5. Renew supplies of your favorite ritual-recreational drug: coffee, tobacco, alcohol (whiskey, beer, wine), fuzzy herbs, etc.. Beer and whiskey, made from barley, are often part of joyful summer harvest feast celebrations. Read about the song John Barleycorn.

6. Think about the power of the sun. How can we use solar power? Dry your clothes in the sun. Build a simple box with screen so you can use the power of the summer sun to dry your fresh fruit.

7. Do some thinking, reflection, or discursive meditation on various themes. Here are some themes to reflect upon: What are the relations between Chaos, Gaia, and Eros? What role does more sunlight play in bringing forth the bountiful harvest? What does summertime mean to you?

8. Implement new ways to stay cool that use less electrical energy. Switch to an evaporative cooler in areas with low humidity. Keep all windows covered. Carefully place fans to circulate air indoors. Work early in the morning and rest in the hot afternoon. Drink plenty of water. If your nights are cooler, under 80, draw the cool air indoors at night. A gable fan can really help reduce heat indoors.

9. Check out astronomical details about the rising of the Dog Star, Sirius, in late July, and the beginning of the “Dog Days of Summer.”

10. The Celtic God, Luga (Lugh, Long Hand), is noted for his high level skills in many arts and crafts: smith, carpenter, bard, healer, herbalist, magician, gamesman, spear throwing, military leadership, etc. Get out your paintbrush. Fix something in the yard or garden or home. Tidy up the garden. Create something, make something. Start learning a new practical skill or craft. Clean your weapons and practice with the weapons.

11. Working and meditating in the garden is an important facet of my spiritual path. I need to regularly reconnect with the earth and the autumn season outdoors. I live in Red Bluff, California, USDA Zone 9, Northern Hemisphere. My late September gardening chores might be quite different from yours, depending upon where you live. Tend your garden daily. Water your garden each day. Weed your vegetable garden. Harvest squash, tomatoes, peppers and other vegetables from your garden each day. Review your own lists of chores for July and August, and act accordingly.

12. Read about Lammas, Lughnasadh, and summer festivals around the world. Add notes and links to books, magazines, and webpages on the subject. See my bibliography and links above. Visit your local public library or college library to obtain access to books, media and magazines on the subject. Study about ancient Indo-European religions. I update my Months webpages on July and September.

13. Add some appropriate Lammas, Lughnasadh, or Mid-Summer songs, chants, prayers, reflections, invocations, or poems to your Neo-Pagan Craft Journal, Book of Shadows, blog, website, or Ritual Handbook. Write in your personal journal. Most spiritual seekers keep a notebook, journal or log as part of their experimental, creative, magical and experiential work.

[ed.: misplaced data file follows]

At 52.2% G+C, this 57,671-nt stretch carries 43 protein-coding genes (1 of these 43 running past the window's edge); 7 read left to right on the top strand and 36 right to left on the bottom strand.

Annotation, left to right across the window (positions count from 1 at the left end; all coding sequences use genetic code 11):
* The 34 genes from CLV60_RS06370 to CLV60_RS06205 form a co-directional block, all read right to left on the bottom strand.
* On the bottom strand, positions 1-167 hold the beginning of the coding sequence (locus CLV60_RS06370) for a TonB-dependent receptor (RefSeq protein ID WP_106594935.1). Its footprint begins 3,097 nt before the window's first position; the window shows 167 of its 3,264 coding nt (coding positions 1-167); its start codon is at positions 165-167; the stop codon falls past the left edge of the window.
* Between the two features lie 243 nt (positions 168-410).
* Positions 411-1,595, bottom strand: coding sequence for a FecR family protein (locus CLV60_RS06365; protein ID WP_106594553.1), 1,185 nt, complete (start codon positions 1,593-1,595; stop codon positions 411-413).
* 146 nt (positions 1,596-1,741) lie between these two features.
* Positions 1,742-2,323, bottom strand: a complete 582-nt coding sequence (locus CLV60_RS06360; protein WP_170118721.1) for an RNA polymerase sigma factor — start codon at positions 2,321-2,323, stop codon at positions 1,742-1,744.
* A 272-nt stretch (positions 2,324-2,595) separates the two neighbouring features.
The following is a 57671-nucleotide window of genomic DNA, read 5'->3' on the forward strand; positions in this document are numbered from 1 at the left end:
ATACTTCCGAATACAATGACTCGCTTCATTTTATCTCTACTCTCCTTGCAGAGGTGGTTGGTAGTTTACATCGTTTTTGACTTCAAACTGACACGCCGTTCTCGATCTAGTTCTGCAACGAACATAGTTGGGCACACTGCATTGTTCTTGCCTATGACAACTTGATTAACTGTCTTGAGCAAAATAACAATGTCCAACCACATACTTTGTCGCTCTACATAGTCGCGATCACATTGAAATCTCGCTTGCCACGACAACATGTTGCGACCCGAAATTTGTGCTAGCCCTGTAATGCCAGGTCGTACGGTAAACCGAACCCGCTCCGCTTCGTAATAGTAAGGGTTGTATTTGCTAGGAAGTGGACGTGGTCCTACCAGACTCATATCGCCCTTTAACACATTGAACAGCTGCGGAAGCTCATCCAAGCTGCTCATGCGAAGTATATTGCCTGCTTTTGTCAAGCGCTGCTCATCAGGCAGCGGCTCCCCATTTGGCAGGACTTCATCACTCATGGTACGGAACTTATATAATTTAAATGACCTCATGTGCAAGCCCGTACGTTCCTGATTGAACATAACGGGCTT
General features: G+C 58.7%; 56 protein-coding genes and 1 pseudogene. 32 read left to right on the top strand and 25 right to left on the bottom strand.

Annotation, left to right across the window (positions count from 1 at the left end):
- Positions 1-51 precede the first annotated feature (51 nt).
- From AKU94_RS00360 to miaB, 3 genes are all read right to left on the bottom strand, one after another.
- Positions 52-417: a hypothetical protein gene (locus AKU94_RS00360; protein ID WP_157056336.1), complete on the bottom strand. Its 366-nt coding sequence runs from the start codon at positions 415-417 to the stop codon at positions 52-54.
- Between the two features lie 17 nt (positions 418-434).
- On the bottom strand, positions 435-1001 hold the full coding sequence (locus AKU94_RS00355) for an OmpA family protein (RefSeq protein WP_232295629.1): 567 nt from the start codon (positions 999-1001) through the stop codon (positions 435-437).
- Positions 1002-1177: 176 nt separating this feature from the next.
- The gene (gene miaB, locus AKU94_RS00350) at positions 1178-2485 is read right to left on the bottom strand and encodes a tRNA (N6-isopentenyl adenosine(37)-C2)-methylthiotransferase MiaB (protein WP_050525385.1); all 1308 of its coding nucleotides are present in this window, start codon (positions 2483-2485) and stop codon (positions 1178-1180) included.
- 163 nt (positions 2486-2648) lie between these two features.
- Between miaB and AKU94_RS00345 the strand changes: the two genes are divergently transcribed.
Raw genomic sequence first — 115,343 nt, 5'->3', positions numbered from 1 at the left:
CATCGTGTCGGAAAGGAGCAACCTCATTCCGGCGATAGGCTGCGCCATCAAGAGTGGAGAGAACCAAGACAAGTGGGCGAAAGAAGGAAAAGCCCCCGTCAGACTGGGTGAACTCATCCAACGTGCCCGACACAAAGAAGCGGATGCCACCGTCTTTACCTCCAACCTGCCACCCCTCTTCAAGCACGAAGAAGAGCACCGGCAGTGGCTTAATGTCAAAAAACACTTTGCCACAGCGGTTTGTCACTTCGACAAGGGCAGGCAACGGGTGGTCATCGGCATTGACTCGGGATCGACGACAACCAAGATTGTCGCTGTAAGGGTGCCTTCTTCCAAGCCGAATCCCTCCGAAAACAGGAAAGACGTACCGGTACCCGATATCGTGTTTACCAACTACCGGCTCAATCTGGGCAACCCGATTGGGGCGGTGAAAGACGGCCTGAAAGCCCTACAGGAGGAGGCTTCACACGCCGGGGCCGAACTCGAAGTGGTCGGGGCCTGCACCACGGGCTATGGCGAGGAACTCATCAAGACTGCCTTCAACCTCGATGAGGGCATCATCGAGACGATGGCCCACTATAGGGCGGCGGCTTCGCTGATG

14. Stay at home. Improve your home, backyard, or garden. Eliminate long driving trips. Do you really need to “Go” anywhere? Do you really need to fly by airplane to another country? Explore your backyard, neighborhood, local community, nearby city, county wide area, regional area within 100 miles. Visit a local “sacred site.” For us, for example, this could be Mt. Shasta, the headwaters spring of the Sacramento River in Mt. Shasta City, the Sacramento River at Woodson Bridge Park, a long walk in the forest below nearby Mt. Lassen, sitting on the shore of Whiskeytown Lake, sitting in my backyard in the moonlight, or visiting a beautiful church or college or park that is nearby. Watch a DVD on a spiritual subject, sacred place, or inspirational topic. Learn more about your local environment.

15. Read solitary or group rites for Lughnasadh available in books and webpages (see above). Create your own ritual for Lughnasadh. Practice the ritual. Conduct the ritual at a convenient time for you, or your family and/or friends, as close to the day of the autumnal equinox as possible. Attend a public Mabon ritual of a local NeoPagan group.

16. A large fire is often lit in your safe outdoor fireplace as part of celebrating Lughnasadh. Take special care because many areas are quite dry in early August. Maybe use a few fireworks left over from the Fourth of July in America.

17. Thoroughly clean, dust, tidy up, refreshen, improve, and add appropriate seasonal decorations to your home altar. This should normally be clean and tidy, however an extra cleaning before the Lughnasadh celebration is a way to express your reverence, create a visible reminder of your thoughts and devotional practices, and to offer hospitality to the nature spirits, ancestors, and Shining Ones. If you don’t have a home altar, read some books and webpages about setting one up in your home or garden, and then establish one this holiday season.

Lughnasadh Celebrations